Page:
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China: Eight Laws Amended to Require New, Unified National Legal Profession Qualification Examination

(Nov. 10, 2017) On September 1, 2017, the National People’s Congress Standing Committee (NPCSC) of China passed a decision on amending eight laws to institute a new unified national legal profession qualification exam, officially retiring the current unified national judicial exam established in 2010.  (Quanguo Renmin Daibiao Dahui Changwu Weiyuan Hui Guanyu Xiugai Zhongguo Renmin Gongheguo Faguan Fa Deng Babu Falü de Jueding [The National People’s Congress Standing Committee’s Decision on Amending the Judges Law Among Eight Laws in All] (Sept. 1, 2017), National People’s Congress website.)  The eight laws are the Judges Law, the Procurators Law, the Civil Servants Law, the Lawyers Law, the Notarization Law, the Arbitration Law, the Administrative Reconsideration Law, and the Administrative Penalty Law.  The decision will take effect on January 1, 2018.  (Id.)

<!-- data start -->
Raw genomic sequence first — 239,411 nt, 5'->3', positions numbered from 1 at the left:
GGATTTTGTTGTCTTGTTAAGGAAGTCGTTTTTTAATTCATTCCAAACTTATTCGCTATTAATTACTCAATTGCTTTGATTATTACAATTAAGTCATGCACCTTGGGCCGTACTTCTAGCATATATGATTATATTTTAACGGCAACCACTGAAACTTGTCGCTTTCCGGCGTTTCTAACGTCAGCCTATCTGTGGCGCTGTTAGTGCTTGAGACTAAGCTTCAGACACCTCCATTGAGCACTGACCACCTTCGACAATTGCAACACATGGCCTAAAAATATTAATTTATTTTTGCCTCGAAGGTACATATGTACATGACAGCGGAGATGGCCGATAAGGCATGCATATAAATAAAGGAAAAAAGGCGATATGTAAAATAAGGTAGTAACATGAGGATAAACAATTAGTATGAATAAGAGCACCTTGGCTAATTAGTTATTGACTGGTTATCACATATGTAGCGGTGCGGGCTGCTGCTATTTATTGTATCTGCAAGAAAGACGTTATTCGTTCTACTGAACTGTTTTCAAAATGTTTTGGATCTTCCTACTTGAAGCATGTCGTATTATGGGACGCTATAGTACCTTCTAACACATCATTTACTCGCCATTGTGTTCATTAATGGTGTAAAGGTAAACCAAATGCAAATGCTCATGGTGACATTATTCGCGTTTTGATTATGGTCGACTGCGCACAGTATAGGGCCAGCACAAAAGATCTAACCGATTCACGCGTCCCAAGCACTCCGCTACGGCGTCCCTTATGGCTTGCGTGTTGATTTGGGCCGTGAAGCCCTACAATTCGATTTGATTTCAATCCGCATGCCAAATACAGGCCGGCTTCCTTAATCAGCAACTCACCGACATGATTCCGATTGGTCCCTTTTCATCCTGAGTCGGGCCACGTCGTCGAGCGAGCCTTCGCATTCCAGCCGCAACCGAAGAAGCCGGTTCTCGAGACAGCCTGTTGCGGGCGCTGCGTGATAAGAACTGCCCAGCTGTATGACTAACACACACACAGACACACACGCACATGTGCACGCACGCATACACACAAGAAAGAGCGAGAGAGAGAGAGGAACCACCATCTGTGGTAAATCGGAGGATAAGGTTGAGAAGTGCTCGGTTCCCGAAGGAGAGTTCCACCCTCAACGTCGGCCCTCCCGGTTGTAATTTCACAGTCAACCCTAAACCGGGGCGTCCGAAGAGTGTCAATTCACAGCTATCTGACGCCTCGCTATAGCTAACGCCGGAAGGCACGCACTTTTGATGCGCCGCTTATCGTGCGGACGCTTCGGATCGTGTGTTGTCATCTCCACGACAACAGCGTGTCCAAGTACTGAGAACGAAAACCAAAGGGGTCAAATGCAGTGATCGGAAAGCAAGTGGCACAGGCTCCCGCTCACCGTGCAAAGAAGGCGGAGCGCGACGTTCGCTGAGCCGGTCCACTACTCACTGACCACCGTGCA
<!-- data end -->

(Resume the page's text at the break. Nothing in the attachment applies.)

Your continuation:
The amendments expand the types of legal professionals who need to obtain legal professional qualifications by passing the new unified exam, to include first-time judges; first-time procurators; lawyers; notaries; arbitrators; civil servants in administrative agencies who work for the first time on reviews of administrative penalty decisions, making administrative reconsideration decisions, or making administrative adjudications; and civil servants in administrative agencies who work for the first time as legal advisors.  (Id. items I-VIII.)

According to the Decision, persons already licensed or hired to work in the aforementioned positions are exempt from the new qualification and examination requirement.  The  Decision also authorizes the Ministry of Justice and other relevant government entities to organize and carry out the unified national judicial exams.  (Id. items I-IV.)

Prepared by Yichao Zhang, Law Library Intern, under the supervision of Laney Zhang, Senior Foreign Law Specialist.